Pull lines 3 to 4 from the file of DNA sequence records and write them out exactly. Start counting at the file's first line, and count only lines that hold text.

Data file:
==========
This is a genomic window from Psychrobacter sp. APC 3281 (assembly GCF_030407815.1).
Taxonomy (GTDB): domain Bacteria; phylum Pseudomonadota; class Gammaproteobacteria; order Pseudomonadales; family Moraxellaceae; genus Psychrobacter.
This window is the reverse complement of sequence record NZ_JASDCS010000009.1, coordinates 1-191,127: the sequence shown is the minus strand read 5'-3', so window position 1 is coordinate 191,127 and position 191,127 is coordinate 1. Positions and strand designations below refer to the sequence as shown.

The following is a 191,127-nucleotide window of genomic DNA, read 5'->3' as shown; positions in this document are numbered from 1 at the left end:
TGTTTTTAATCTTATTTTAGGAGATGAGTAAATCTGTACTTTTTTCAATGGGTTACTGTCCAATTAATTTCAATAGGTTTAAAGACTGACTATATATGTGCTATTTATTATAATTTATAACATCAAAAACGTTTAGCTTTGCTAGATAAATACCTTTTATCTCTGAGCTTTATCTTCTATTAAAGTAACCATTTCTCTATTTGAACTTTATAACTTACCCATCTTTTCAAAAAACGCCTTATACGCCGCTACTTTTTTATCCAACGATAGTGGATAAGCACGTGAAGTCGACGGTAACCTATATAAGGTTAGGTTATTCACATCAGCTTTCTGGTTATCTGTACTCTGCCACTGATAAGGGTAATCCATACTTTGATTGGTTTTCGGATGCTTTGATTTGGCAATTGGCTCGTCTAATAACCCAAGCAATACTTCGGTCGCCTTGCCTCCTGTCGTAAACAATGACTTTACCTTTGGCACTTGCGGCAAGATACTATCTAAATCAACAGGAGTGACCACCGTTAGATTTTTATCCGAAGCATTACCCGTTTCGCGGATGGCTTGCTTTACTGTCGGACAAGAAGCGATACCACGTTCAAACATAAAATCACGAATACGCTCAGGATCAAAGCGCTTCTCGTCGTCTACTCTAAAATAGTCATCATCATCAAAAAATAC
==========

This window is the reverse complement of sequence record NZ_JASDCS010000009.1, coordinates 1-191,127: the sequence shown is the minus strand read 5'-3', so window position 1 is coordinate 191,127 and position 191,127 is coordinate 1. Positions and strand designations below refer to the sequence as shown.

The following is a 191,127-nucleotide window of genomic DNA, read 5'->3' as shown; positions in this document are numbered from 1 at the left end: